McAlpine has used these guides to regenerate severed sciatic nerves in laboratory rats, enabling them to walk normally again. He is now working with Ann Parr, director of spinal neurosurgery at the Medical School, to develop similar guides to repair damage to the central nervous system—a much more difficult task since the spinal cord generally doesn’t regenerate. “Your peripheral nerves are like weeds. They just grow,” he says. “But the spinal cord is different. The nerves don’t like to regrow.”
In a different project with Brenda Ogle, associate professor of biomedical engineering, McAlpine has printed a fine-grained collagen mesh embedded with pluripotent stem cells (undifferentiated adult cells that can become any kind of specialized cell) to create a living bandage for tissue damaged by a heart attack.
To this, he added an element of time, a twist he calls “4-D printing,” embedding the mesh with 3-D-printed polymer capsules containing signaling molecules that direct some stem cells to turn into cardiac muscle and others into cardiac blood vessels. The molecules are released when the capsules and the gold nanorods they contain are heated with laser light.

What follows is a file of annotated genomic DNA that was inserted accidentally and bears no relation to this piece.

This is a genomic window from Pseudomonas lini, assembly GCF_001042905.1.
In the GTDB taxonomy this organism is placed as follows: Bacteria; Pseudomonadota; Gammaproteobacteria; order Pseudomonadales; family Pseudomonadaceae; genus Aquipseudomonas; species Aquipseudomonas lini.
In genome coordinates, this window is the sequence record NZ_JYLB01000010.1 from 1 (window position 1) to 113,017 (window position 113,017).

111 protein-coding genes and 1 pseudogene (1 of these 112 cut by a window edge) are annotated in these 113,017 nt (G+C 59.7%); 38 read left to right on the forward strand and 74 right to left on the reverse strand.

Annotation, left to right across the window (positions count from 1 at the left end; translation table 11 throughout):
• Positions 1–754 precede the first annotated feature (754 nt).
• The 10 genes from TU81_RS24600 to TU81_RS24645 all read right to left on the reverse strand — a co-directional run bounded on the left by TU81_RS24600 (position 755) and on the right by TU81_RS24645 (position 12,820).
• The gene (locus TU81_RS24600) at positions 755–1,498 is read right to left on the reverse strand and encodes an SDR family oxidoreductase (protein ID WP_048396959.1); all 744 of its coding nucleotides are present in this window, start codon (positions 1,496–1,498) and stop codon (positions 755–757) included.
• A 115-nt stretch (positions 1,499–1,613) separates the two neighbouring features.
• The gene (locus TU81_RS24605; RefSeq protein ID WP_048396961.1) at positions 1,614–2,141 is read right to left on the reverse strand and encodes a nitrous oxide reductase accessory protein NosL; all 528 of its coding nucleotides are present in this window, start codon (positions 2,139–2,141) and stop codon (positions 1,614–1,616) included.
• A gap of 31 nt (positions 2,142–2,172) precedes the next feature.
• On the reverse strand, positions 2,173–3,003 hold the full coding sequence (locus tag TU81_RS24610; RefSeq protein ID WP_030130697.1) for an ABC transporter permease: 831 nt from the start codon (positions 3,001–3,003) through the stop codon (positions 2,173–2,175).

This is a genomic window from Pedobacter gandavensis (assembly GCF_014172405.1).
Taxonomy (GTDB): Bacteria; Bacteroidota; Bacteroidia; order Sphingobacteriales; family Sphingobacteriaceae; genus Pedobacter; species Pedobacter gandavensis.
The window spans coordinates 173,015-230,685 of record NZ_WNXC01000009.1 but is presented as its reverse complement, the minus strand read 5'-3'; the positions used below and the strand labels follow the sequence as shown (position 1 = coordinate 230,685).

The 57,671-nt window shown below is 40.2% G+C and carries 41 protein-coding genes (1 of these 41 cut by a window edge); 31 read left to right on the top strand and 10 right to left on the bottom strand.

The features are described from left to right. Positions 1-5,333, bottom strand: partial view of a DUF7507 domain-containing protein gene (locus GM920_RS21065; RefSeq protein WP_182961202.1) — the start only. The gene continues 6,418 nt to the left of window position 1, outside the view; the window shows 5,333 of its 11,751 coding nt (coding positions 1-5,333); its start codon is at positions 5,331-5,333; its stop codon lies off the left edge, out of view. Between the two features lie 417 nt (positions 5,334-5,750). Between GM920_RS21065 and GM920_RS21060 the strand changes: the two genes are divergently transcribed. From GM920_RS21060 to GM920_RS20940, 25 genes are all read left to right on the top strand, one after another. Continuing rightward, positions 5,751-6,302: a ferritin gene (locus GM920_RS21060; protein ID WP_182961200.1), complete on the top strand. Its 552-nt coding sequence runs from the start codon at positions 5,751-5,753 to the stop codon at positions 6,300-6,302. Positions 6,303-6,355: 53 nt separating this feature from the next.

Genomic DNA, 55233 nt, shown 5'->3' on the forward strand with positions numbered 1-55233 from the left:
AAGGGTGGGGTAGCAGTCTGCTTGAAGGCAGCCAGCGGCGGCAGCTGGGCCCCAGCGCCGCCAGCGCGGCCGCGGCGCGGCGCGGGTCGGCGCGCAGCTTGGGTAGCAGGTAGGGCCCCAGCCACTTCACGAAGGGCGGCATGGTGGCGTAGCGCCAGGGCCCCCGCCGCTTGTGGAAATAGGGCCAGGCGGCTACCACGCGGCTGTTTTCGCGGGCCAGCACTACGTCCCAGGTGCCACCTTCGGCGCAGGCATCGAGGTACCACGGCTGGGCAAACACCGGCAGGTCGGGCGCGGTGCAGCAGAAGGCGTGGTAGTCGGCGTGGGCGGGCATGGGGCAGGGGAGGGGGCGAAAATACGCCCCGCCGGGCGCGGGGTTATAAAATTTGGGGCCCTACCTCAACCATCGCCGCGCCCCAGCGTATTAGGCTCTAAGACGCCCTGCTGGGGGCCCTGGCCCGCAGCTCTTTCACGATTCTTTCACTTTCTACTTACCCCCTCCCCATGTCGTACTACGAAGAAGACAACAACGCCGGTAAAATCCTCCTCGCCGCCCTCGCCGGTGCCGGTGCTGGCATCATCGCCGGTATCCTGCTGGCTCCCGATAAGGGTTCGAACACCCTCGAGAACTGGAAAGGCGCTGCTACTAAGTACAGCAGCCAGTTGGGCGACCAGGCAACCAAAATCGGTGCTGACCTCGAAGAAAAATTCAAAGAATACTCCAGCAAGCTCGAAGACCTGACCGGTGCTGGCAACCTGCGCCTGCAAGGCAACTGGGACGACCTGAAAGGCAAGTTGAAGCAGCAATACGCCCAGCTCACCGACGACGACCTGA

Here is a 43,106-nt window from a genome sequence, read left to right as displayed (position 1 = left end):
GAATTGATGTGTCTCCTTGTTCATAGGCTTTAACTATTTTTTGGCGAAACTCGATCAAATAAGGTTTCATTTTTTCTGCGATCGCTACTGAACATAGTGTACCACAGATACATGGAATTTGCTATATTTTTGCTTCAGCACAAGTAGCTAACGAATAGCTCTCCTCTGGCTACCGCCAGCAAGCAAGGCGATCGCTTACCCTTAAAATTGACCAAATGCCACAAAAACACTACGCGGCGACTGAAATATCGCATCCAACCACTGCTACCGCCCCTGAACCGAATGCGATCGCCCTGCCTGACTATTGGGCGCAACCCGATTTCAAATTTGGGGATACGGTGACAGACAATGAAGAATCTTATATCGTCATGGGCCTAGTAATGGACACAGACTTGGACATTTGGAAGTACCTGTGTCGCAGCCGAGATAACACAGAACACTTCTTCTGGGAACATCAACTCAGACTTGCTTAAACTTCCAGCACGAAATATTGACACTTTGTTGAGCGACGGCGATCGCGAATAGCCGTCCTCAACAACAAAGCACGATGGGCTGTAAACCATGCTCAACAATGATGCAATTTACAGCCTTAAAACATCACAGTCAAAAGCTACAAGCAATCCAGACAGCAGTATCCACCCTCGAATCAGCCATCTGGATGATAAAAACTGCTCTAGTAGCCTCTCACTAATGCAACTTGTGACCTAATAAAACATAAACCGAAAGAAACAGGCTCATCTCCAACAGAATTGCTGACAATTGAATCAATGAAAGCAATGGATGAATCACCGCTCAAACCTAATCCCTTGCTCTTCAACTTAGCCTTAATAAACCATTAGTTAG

McAlpine also created stretchable bionic “skin” with touch sensors. He hopes it will give robotic surgical devices a sense of feel to help surgeons—who must look into a camera, then use hand and foot controls to remotely move robotic arms attached to tiny instruments—perform complex procedures.
“I don’t know how they do it,” says McAlpine, who says he gave up after two seconds when trying a demo with the system. “You can’t feel anything. If you could put some of these touch sensors onto those tools and provide touch feedback, then that would help them actually have some tactile sense.”
Another recent creation is a 3-D-printed prostate with lifelike feel and embedded electronic sensors that can be used to train surgeons. 3-D-printed models are already used for training and surgery “rehearsals,” but they’re made from hard plastic. “It may replicate the 3-D geometry of the organ, but it doesn’t feel anything like the organ,” McAlpine says of those models.